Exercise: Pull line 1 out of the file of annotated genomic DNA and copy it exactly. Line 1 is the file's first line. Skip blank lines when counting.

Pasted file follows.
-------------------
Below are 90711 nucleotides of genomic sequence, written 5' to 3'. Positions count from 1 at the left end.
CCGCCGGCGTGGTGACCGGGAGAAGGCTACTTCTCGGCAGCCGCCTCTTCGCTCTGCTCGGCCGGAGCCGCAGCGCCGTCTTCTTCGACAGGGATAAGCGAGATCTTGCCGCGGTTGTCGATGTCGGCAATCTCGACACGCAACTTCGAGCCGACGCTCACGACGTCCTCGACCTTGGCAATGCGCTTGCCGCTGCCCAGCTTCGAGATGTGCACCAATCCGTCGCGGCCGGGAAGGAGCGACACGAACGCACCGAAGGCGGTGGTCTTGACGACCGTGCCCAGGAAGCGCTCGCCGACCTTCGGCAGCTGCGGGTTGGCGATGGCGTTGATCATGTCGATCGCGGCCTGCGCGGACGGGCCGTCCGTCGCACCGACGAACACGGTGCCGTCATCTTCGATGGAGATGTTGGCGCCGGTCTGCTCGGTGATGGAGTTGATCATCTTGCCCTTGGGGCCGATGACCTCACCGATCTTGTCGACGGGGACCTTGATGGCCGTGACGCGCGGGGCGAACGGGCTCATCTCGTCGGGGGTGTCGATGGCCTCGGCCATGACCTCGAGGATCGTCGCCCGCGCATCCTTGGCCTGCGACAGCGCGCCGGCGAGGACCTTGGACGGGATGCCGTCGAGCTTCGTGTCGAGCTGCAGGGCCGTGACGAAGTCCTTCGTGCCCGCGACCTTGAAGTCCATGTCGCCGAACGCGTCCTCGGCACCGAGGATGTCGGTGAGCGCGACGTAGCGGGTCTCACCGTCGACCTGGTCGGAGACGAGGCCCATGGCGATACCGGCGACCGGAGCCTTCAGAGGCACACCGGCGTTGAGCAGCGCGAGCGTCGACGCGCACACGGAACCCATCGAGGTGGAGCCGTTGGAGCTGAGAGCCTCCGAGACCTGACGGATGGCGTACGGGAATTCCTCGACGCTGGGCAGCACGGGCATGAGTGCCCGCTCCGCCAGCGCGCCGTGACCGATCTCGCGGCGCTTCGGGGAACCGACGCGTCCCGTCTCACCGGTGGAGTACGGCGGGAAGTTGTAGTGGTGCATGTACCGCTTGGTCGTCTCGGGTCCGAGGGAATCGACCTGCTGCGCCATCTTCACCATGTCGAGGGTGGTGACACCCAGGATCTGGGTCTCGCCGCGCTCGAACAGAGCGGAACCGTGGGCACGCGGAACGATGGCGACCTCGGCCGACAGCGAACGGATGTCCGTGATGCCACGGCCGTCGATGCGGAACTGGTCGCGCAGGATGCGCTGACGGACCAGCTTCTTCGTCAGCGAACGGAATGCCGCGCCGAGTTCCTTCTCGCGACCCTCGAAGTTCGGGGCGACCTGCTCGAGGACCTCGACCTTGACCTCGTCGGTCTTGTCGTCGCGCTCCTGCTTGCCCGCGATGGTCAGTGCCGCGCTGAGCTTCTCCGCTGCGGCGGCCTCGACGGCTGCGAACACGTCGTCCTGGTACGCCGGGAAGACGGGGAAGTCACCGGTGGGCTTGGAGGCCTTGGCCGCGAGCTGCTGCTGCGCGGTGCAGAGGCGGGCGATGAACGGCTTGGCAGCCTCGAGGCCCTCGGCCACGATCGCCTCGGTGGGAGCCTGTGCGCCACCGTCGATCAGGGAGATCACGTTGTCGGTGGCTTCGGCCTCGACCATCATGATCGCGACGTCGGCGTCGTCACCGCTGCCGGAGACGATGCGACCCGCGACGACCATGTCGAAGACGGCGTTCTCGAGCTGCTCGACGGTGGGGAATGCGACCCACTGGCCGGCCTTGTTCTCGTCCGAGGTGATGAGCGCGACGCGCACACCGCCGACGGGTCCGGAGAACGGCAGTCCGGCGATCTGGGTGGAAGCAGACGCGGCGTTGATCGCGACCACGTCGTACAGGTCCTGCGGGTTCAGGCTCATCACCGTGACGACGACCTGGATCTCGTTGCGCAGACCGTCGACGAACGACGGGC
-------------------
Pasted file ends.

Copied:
Below are 90711 nucleotides of genomic sequence, written 5' to 3'. Positions count from 1 at the left end.